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Biological Hazards


Biological agents are living organisms or products of living organisms. They include viruses, bacteria and fungi and their metabolites, as well as parasitic worms and plants. They can enter the body by inhalation, by ingestion or by absorption through the skin, eyes, mucous membranes or wounds (bites from animals, needle stick injuries, etc.). If the living conditions are favourable viruses, bacteria and fungi can reproduce very rapidly in a very short time. In addition, some of them can be passed from one person to another.

Biological agents are everywhere, and while they may be very beneficial for life they may also be dangerous. Biological agents are relevant to many trades and occupations, and a sizeable portion of the working population faces the risk of exposure. Despite this, workers and employers tend to know little about the risk of exposure to biological agents.

Pathogenic micro-organisms may be hazardous at extremely low concentrations, and of course biological agents are not visible to the naked eye. Even if no biological agent is detected, it is possible for micro-organisms to provoke a toxic or allergic effect via their metabolites (mycotoxins or their component endotoxins). Unlike other dangerous substances, biological agents are able to reproduce. Under favourable conditions, a small number of micro-organisms may multiply in a very short time to create a considerable problem.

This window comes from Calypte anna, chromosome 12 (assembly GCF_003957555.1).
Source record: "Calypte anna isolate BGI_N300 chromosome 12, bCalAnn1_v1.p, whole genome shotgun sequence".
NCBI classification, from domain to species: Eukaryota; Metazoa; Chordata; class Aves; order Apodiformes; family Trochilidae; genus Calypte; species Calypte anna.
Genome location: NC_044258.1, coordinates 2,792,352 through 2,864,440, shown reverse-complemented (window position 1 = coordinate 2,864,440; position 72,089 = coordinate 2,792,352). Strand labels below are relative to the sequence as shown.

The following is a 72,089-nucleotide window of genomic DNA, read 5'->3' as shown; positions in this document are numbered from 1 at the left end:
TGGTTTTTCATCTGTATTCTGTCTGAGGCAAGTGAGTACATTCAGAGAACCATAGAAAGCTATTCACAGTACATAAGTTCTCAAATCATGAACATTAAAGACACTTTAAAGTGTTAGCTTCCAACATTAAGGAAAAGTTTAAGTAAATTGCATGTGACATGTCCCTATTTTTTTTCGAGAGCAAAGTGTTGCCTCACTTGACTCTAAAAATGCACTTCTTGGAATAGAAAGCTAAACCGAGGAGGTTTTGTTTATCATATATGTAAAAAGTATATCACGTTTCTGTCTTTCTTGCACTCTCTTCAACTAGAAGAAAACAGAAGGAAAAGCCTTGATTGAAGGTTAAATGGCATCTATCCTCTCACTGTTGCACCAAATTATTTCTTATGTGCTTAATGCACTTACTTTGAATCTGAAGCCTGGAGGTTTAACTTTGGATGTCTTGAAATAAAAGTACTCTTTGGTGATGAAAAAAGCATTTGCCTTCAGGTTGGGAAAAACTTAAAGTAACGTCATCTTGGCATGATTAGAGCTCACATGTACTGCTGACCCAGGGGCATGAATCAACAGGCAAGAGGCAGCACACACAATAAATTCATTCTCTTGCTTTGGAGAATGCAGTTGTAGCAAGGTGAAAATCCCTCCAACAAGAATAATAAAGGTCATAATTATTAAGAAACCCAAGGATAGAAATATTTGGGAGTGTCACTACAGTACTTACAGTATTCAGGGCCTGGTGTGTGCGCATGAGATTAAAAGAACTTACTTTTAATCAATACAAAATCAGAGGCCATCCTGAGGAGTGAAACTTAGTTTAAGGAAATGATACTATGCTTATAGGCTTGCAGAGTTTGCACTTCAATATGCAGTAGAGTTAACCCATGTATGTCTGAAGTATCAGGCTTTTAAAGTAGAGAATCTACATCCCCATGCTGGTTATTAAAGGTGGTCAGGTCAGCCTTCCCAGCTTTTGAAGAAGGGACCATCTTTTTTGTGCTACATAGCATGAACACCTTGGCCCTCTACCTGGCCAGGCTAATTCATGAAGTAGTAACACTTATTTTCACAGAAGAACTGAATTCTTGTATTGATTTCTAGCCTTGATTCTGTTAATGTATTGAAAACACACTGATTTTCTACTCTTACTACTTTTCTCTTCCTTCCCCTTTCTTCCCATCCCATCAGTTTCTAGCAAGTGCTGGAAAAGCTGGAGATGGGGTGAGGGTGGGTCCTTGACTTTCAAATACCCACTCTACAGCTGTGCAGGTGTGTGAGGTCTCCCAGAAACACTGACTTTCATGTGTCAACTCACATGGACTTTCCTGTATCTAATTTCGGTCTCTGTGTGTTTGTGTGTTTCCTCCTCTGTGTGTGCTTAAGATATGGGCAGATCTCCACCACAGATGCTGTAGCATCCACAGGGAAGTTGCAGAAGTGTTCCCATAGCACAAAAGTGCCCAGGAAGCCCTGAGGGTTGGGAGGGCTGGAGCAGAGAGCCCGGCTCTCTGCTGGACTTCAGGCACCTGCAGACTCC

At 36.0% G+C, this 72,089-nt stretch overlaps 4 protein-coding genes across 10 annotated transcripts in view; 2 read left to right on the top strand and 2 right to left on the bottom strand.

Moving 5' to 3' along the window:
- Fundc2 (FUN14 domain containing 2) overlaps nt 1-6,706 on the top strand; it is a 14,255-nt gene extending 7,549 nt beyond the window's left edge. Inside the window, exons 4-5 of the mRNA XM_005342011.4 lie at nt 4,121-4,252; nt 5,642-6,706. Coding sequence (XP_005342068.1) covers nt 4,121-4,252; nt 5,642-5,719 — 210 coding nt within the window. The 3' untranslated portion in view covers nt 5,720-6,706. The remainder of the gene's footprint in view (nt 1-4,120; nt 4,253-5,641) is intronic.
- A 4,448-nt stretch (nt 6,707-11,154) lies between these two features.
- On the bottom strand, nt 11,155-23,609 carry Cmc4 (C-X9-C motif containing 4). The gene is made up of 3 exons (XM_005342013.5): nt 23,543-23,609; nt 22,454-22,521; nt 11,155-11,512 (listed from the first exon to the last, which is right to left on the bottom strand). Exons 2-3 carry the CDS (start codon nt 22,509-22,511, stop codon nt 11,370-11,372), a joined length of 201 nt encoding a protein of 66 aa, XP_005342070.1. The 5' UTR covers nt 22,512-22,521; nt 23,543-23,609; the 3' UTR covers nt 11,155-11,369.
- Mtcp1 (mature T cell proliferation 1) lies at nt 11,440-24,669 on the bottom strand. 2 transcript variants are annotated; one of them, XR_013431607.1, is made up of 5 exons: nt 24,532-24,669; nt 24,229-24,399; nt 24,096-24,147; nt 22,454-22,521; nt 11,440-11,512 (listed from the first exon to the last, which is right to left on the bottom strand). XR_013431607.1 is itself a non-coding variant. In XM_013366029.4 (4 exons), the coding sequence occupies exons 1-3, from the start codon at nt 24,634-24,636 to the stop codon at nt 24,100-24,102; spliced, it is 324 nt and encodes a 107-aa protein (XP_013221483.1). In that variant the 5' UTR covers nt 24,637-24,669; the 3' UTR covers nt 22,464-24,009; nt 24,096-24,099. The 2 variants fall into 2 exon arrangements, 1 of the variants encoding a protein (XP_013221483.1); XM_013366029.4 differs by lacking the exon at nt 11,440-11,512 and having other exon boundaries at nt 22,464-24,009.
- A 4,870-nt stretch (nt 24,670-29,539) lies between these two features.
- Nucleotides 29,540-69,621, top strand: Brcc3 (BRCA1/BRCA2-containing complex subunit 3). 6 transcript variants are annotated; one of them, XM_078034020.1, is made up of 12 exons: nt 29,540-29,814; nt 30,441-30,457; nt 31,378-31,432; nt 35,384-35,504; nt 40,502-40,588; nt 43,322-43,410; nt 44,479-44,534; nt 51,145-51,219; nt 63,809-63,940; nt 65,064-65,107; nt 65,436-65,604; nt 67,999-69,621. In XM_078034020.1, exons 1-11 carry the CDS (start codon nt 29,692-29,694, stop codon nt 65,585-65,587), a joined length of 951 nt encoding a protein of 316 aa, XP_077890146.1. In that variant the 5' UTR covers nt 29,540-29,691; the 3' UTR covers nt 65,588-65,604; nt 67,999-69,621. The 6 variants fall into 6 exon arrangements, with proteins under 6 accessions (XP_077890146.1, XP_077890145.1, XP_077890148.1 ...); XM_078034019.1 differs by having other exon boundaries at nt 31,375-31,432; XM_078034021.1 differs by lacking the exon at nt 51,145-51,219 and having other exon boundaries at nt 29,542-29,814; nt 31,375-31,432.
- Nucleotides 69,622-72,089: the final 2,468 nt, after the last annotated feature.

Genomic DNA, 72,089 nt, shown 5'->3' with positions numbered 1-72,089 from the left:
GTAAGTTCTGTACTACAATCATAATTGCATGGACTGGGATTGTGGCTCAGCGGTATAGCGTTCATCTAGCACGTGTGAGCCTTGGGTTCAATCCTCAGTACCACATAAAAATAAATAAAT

Most of the time, basic personal hygiene measures and wearing personal protective equipment (PPE) provides sufficient protection against biological agents. Risk assessment will concentrate on identifying the hazards, assessing the risks and then controlling those risks.

Biological risks have been around ever since living organisms appeared on earth, and they are to be found everywhere. Potentially exposed to biological agents as a result of their work and does not distinguish between intentional and unintentional exposures.

Infection at the workplace can occur via different sources such as:
  • Blood and other body fluids;

  • Human bodies, animal carcasses and raw meat;

  • Human or animal waste products such as faeces and urine;

  • Respiratory discharges such as coughs and sneezes;

  • Skin contact.

  • Allergic and toxic reactions can occur via:
  • Moulds or mould spores;

  • Dust mites, feathers, animal hairs, pollen.

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